Good Value = Popular = Crowding = Exuberant Conversation = Infected Spittle-Spatter blown away in a patio wind, but sucked into deadly circulation when trapped indoors. The future of the hospitality industry once lived, and now dies, in the loving embrace of conviviality.
Sure, totally revamped building circulation is proposed as a possible answer. Alas, such a theoretical victory is well beyond the financial reach of most, if not entirely all, of the world’s eateries and drinkeries (not to mention their landlords).
Meantime restaurants and pubs, even those with great air circulation, are being lumped together and ordered to lock down, closing their rooms full of empty tables. At best they are permitted to limp along on takeout.
Hospitality businesses cannot survive without often rather poorly paid employees. But few businesses are capable of retaining them in the absence of paying customers. Worldwide, the result is a growing reality of employee layoffs and dismissals.1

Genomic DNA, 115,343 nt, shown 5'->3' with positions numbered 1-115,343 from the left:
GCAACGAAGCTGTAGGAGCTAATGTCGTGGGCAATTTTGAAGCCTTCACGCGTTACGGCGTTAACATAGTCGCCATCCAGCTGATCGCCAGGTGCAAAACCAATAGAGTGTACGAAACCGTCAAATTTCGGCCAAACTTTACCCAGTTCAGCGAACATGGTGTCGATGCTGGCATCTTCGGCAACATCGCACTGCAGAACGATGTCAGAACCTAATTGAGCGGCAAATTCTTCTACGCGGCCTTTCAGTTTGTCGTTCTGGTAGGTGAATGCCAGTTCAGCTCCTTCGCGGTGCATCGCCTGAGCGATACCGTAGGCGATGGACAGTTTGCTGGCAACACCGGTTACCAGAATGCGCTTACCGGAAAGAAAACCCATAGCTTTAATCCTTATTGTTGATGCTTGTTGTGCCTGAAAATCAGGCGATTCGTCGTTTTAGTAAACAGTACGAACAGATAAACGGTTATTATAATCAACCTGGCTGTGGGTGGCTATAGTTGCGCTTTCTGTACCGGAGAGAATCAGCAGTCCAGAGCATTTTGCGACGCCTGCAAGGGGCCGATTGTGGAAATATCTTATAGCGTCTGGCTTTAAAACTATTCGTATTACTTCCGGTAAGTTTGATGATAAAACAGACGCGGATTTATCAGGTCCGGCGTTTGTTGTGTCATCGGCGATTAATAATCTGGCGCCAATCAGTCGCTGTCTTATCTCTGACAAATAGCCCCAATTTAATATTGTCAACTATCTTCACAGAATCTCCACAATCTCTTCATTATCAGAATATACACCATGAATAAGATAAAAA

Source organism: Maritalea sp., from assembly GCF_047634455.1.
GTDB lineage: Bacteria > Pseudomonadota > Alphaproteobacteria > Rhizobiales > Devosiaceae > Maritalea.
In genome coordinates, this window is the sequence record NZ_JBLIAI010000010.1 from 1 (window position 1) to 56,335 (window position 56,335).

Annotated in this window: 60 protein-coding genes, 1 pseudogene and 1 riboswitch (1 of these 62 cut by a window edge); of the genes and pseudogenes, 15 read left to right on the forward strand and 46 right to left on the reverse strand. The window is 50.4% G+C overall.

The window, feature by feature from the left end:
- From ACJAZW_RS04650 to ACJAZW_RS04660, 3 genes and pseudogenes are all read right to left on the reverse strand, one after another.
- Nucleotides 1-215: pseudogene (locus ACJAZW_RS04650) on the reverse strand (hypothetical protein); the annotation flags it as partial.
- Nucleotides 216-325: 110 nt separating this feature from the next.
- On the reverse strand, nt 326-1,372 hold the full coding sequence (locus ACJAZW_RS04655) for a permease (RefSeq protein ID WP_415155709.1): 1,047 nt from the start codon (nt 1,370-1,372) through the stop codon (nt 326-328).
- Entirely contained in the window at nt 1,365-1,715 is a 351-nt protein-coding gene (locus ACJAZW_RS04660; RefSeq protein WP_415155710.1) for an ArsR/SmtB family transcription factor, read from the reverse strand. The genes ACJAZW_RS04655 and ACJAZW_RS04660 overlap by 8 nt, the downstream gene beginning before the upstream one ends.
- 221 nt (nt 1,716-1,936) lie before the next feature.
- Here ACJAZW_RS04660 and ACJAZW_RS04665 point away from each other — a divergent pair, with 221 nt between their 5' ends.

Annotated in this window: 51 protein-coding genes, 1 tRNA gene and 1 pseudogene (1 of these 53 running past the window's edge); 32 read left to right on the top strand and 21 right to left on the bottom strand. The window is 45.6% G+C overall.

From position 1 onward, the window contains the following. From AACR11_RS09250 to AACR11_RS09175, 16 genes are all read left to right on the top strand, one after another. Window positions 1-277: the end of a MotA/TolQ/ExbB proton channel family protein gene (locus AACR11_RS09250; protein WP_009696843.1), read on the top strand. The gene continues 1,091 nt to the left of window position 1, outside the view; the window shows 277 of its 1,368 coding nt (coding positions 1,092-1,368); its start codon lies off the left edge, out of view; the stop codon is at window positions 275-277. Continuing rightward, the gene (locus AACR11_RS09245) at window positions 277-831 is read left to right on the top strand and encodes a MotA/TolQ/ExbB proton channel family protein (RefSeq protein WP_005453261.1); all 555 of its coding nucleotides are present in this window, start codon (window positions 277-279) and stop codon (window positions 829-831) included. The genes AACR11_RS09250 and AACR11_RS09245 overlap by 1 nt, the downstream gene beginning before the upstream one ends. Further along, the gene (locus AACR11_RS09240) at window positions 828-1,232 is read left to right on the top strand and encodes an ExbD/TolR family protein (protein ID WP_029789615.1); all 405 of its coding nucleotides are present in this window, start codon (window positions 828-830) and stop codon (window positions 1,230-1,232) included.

Beyond the dry, numeric blow-by-blow of a mortally wounded industry, what exactly is happening to these hospitality industry employees?
Exploring a series of personal experiences adds up to at least a glimmer of understanding why many regions, no matter how badly battered by rising numbers of COVID-19 victims, are so reluctant to enact or extend or repeat lockdowns. Read more in The Guardian: ‘I’m seeing an industry disappear’: how lockdown is leaving hospitality workers homeless
- The impact of layoffs and dismissals began very early in COVID-19 for those in the hospitality industry: Government Will Protect Your Homes When . . . What? Evicted Already?